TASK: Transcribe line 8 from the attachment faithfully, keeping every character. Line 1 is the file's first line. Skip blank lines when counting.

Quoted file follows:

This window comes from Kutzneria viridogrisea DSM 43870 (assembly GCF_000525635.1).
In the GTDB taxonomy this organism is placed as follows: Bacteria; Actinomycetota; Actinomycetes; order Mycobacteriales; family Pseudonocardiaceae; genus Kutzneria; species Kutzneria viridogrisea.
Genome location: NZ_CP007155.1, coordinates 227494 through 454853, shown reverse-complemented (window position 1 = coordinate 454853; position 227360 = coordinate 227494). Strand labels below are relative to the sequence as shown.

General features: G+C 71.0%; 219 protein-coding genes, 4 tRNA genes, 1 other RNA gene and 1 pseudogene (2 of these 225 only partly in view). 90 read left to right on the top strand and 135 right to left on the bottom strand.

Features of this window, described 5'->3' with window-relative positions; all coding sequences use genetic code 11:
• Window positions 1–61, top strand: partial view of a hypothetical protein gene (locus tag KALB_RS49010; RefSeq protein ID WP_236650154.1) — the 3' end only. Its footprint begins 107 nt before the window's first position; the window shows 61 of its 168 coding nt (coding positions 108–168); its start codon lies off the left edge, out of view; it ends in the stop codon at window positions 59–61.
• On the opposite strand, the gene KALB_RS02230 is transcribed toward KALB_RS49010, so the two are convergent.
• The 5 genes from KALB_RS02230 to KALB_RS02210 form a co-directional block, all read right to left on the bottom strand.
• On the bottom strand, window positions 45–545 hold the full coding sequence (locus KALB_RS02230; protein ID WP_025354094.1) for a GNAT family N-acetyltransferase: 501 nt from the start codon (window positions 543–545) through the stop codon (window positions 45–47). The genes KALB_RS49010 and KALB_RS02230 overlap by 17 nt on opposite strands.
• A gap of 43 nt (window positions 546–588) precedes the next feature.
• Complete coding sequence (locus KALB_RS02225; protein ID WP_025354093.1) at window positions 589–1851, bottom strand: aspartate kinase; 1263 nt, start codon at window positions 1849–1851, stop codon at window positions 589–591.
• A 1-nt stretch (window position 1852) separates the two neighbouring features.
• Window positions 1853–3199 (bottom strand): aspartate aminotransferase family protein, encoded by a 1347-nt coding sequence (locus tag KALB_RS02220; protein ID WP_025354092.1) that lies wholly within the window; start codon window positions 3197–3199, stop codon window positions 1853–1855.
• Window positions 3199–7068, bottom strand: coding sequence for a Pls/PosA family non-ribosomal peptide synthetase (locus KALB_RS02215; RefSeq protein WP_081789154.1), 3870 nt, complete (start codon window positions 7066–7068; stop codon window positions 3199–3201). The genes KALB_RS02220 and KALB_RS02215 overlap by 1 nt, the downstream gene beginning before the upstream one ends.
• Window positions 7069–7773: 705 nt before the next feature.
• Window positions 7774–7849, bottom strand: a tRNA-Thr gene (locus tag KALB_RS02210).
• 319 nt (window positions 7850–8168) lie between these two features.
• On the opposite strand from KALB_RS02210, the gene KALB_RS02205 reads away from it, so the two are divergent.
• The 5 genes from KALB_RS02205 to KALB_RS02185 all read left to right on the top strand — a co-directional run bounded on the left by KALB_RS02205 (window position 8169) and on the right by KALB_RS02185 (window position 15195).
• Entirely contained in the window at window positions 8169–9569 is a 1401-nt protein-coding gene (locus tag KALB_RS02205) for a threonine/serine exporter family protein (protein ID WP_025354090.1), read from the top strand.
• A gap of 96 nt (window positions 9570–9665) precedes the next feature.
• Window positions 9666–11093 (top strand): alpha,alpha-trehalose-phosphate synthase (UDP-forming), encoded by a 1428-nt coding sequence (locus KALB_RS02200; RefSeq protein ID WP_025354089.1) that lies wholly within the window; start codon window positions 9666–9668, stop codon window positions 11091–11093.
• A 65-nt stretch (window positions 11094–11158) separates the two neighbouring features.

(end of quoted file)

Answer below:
• The 5 genes from KALB_RS02230 to KALB_RS02210 form a co-directional block, all read right to left on the bottom strand.